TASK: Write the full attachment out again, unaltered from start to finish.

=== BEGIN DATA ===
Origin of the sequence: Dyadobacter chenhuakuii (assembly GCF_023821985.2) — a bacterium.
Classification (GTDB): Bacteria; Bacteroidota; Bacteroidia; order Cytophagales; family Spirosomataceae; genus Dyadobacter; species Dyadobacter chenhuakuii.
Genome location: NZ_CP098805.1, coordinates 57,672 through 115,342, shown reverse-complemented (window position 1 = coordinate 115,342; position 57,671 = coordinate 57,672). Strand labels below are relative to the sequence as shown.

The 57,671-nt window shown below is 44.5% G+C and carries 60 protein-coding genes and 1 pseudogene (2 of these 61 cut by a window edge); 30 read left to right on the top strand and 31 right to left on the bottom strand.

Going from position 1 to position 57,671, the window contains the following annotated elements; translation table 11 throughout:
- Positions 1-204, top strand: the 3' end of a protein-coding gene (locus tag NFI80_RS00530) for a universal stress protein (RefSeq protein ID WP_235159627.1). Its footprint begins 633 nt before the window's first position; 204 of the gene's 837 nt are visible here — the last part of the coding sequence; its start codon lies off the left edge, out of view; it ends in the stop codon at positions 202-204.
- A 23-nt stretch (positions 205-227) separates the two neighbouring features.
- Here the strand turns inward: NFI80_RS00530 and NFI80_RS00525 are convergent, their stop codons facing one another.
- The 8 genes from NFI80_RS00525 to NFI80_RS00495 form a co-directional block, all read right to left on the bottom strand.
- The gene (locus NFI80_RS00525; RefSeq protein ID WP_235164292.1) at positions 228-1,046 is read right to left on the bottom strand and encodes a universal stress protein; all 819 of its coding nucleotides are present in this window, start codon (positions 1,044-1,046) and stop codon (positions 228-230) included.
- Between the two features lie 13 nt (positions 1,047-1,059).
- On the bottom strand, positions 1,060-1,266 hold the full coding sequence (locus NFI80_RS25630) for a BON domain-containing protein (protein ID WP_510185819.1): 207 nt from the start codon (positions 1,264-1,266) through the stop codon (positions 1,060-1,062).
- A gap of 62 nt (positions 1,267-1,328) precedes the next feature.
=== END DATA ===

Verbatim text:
Origin of the sequence: Dyadobacter chenhuakuii (assembly GCF_023821985.2) — a bacterium.
Classification (GTDB): Bacteria; Bacteroidota; Bacteroidia; order Cytophagales; family Spirosomataceae; genus Dyadobacter; species Dyadobacter chenhuakuii.
Genome location: NZ_CP098805.1, coordinates 57,672 through 115,342, shown reverse-complemented (window position 1 = coordinate 115,342; position 57,671 = coordinate 57,672). Strand labels below are relative to the sequence as shown.

The 57,671-nt window shown below is 44.5% G+C and carries 60 protein-coding genes and 1 pseudogene (2 of these 61 cut by a window edge); 30 read left to right on the top strand and 31 right to left on the bottom strand.

Going from position 1 to position 57,671, the window contains the following annotated elements; translation table 11 throughout:
- Positions 1-204, top strand: the 3' end of a protein-coding gene (locus tag NFI80_RS00530) for a universal stress protein (RefSeq protein ID WP_235159627.1). Its footprint begins 633 nt before the window's first position; 204 of the gene's 837 nt are visible here — the last part of the coding sequence; its start codon lies off the left edge, out of view; it ends in the stop codon at positions 202-204.
- A 23-nt stretch (positions 205-227) separates the two neighbouring features.
- Here the strand turns inward: NFI80_RS00530 and NFI80_RS00525 are convergent, their stop codons facing one another.
- The 8 genes from NFI80_RS00525 to NFI80_RS00495 form a co-directional block, all read right to left on the bottom strand.
- The gene (locus NFI80_RS00525; RefSeq protein ID WP_235164292.1) at positions 228-1,046 is read right to left on the bottom strand and encodes a universal stress protein; all 819 of its coding nucleotides are present in this window, start codon (positions 1,044-1,046) and stop codon (positions 228-230) included.
- Between the two features lie 13 nt (positions 1,047-1,059).
- On the bottom strand, positions 1,060-1,266 hold the full coding sequence (locus NFI80_RS25630) for a BON domain-containing protein (protein ID WP_510185819.1): 207 nt from the start codon (positions 1,264-1,266) through the stop codon (positions 1,060-1,062).
- A gap of 62 nt (positions 1,267-1,328) precedes the next feature.